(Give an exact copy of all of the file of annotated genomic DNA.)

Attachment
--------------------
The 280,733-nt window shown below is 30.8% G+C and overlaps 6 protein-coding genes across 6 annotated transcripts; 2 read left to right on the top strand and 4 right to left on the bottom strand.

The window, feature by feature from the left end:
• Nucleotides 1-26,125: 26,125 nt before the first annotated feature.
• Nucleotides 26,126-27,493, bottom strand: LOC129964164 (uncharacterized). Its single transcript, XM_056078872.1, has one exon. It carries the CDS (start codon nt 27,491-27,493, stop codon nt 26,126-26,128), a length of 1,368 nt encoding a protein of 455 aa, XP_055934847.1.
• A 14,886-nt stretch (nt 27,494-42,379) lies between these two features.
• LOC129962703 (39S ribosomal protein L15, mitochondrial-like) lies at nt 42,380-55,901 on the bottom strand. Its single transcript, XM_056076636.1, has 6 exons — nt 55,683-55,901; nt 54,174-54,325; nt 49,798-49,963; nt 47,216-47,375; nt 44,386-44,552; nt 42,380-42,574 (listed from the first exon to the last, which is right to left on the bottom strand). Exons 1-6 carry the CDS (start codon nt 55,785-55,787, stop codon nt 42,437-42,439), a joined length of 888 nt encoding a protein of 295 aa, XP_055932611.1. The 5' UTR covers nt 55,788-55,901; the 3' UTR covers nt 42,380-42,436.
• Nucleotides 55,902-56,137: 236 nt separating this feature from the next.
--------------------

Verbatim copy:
The 280,733-nt window shown below is 30.8% G+C and overlaps 6 protein-coding genes across 6 annotated transcripts; 2 read left to right on the top strand and 4 right to left on the bottom strand.

The window, feature by feature from the left end:
• Nucleotides 1-26,125: 26,125 nt before the first annotated feature.
• Nucleotides 26,126-27,493, bottom strand: LOC129964164 (uncharacterized). Its single transcript, XM_056078872.1, has one exon. It carries the CDS (start codon nt 27,491-27,493, stop codon nt 26,126-26,128), a length of 1,368 nt encoding a protein of 455 aa, XP_055934847.1.
• A 14,886-nt stretch (nt 27,494-42,379) lies between these two features.
• LOC129962703 (39S ribosomal protein L15, mitochondrial-like) lies at nt 42,380-55,901 on the bottom strand. Its single transcript, XM_056076636.1, has 6 exons — nt 55,683-55,901; nt 54,174-54,325; nt 49,798-49,963; nt 47,216-47,375; nt 44,386-44,552; nt 42,380-42,574 (listed from the first exon to the last, which is right to left on the bottom strand). Exons 1-6 carry the CDS (start codon nt 55,785-55,787, stop codon nt 42,437-42,439), a joined length of 888 nt encoding a protein of 295 aa, XP_055932611.1. The 5' UTR covers nt 55,788-55,901; the 3' UTR covers nt 42,380-42,436.
• Nucleotides 55,902-56,137: 236 nt separating this feature from the next.